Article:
Peugeot 208

The newest Peugeot 208, though, is one of many good ones, and should truly be in your shortlist – particularly when you’re prepared to pay a little more than the class norm for an adequately special interior and an appropriate ride. It is a pretty simple model make, with four trims a choice between three petrol engines. There’s also a solitary diesel engine, but the real headline-grabber is the fully electric e-208. The current model doesn’t just build up well against its mainstream rivals; the more costly versions in the 208 range are a genuine alternative to the Audi A1 and Mini, for people who aren’t overly bothered about reasonably limited badge.

The fact it has softer suspension than rivals, such as the Renault Clio and Ford Fiesta, means there’s more body bounce along undulating B-roads, although not in the wayward method of a Citroën C3.Even nasty ridges and potholes don’t cause a lot of discomfort. The 208 scores well for comfort, offering a gentler and more supple ride than even the Volkswagen Polo or Audi A1 can offer. Things remain relatively smooth at all speeds, but are particularly so on the motorway where in actuality the 208 lopes along like a much larger car than it is.

The 127bhp Puretech 130 (available only by having an automatic gearbox) adds even more pace, but for most it could be a needless expense, due to the fact the 100 is indeed good. The Puretech 100 is a relatively strong engine that pulls from low revs and feels gutsy in the event that you work it harder. It’s absolutely ideal for propelling you along on A-roads and motorways without any fuss, and is livelier than a Renault Clio or Volkswagen Polo with equivalent power. The lowest priced petrol engine is the 74bhp Puretech 75, but if you’re able to stretch your financial allowance to the 99bhp Puretech 100, you will have secured the pick of the range.

The Peugeot 208achieved four stars out of five when tested by Euro NCAP. A driver attention alert system is standard from Allure trim up, but the only way to get blindspot monitoring is to go for the electric e-208 in top-of-the-range GT trim. Also, although all models come with a basic form of automatic emergency braking (AEB) as standard. If you drill into the details of the test, it isn’t as good in some areas, such as chest protection and whiplash protection for those in the rear, as rivals such as the Renault Clio. Traffic sign recognition is also standard on all versions, as is lane-keeping assistance.

The 2021 Peugeot 208 is a good small car to look at inside and out, comes with generous degrees of equipment and is brilliant in EV form. That is its second generation, which gets a thorough redesign inside and out, in addition to offering diesel, petrol and pure-electric versions – the very first small car to accomplish so. Those looks and all that choice, Peugeot hopes, will tempt you from small cars such as the Volkswagen Polo, Seat Ibiza and Ford Fiesta. However, that changes with the Peugeot 208. In an identical way, Peugeot hasn’t had consistency in its small car naming through the years, offering everything from a 104 to a 207. Oh, and there’s another reason you may be tempted: the 208 took home the carwow Little Legend Award for 2019. It is really a little tight for adults in the back, though.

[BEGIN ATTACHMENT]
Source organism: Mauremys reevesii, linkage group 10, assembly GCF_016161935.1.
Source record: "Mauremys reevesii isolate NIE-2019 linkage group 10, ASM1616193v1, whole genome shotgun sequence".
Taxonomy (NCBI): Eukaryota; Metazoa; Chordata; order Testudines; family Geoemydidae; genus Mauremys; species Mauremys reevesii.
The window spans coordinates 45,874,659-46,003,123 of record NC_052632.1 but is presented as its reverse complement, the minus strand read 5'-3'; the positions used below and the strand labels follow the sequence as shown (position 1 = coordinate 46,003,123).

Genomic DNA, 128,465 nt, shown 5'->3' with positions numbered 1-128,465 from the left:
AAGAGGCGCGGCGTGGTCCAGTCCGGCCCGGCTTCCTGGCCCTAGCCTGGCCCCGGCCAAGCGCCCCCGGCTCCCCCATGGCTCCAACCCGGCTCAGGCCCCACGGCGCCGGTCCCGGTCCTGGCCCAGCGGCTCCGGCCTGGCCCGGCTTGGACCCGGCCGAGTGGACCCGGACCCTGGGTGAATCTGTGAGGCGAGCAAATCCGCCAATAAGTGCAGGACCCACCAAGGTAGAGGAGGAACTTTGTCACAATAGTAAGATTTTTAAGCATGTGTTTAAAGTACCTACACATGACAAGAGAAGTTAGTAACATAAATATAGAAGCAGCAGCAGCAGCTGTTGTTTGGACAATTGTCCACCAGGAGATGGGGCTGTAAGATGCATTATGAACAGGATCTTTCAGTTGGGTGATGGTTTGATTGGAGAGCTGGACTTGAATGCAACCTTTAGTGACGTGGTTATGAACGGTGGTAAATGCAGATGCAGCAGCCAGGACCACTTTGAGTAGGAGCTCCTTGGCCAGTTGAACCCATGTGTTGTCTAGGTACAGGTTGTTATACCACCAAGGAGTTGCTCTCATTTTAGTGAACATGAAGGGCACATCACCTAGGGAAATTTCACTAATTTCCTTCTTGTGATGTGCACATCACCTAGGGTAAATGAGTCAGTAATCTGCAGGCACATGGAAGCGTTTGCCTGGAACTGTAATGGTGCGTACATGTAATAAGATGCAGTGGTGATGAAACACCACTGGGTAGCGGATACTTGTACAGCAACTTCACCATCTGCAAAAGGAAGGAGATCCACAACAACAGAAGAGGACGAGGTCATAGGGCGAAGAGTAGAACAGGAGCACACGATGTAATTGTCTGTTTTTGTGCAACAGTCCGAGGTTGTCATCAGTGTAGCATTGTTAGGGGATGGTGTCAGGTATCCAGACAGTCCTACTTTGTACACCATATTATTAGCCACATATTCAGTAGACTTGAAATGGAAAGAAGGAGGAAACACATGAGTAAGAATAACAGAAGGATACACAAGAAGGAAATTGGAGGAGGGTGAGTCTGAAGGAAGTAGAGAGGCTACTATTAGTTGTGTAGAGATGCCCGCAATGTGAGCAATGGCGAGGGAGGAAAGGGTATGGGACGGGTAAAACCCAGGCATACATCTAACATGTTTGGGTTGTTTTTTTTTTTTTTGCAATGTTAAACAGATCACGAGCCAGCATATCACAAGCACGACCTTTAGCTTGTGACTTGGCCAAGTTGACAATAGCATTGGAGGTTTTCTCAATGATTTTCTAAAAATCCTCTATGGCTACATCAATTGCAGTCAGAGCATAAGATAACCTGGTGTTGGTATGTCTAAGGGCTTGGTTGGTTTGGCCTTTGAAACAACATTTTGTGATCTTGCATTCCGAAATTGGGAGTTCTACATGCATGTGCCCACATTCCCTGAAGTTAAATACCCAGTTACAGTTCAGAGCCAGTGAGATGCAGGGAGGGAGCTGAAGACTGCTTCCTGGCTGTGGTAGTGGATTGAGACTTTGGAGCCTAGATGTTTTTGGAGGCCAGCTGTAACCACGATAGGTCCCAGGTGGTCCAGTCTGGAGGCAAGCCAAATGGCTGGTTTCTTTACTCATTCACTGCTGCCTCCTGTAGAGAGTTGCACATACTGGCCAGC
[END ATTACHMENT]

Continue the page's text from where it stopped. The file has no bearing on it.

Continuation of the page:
Inside, things have taken an intensify too, with Peugeot’s now-familiar i-Cockpit dashboard design benefiting from a distinctive intensify in quality. An alternative (or standard on GT models) is just a 10.0-inch version of exactly the same system which also incorporates an integral sat-nav. In both cases, the screen is high definition and the menus easier than you think to navigate, although the little on-screen buttons could be hard going to confidently while driving. A 7.0-inch touchscreen infotainment system lies at the centre of it all as standard, including DAB radio and Bluetooth, but moreover Apple CarPlay and Android Auto too. The Peugeot 208 sculpted bonnet, three-claw LED light designs, large chrome-flecked grille and prominent rear piano black trim give it a much more distinctive look than its predecessor, as well its alternatives.

Entry-level Active models get cloth seats and a leather steering wheel, while Allure models upgrade this to cloth and faux leather. The Peugeot 208 interior not only looks superb, it is also well built from quality materials. GT Line models then get a different stitching colour, plus a perforated leather steering wheel, and top-of-the-range GT cars get cloth and Alcantara seats. If you prefer, full leather seats are optional on some models. The two-tier, concave dash design is striking, too, Peugeot 208 plus there are quirky features such as a flip-down smartphone ledge and touch-sensitive buttons for the infotainment and heated seat controls that help make the 208 feel more expensive inside. Its infotainment system has all the kit you want, too, although it can be tricky to use.

Space is more of a combined bag. There’s no knocking Peugeot’s new 3D digital dials, though. However, adults in the rear seats will see their knees brushing leading seat backs even though their heads are away from the ceiling. Standard Peugeot 208 Allure trim, they’re projected onto different layers to offer a three-dimensional effect and look superb, but importantly also display key information clearly and are customisable to help you choose what you need to see. Ultimately a VW Polo is better at accommodating people in the back. Two adults can have no problems getting comfortable in the front seats and the driver gets plenty of standard manual seat and wheel adjustment. Electric adjustment is optional if preferred.

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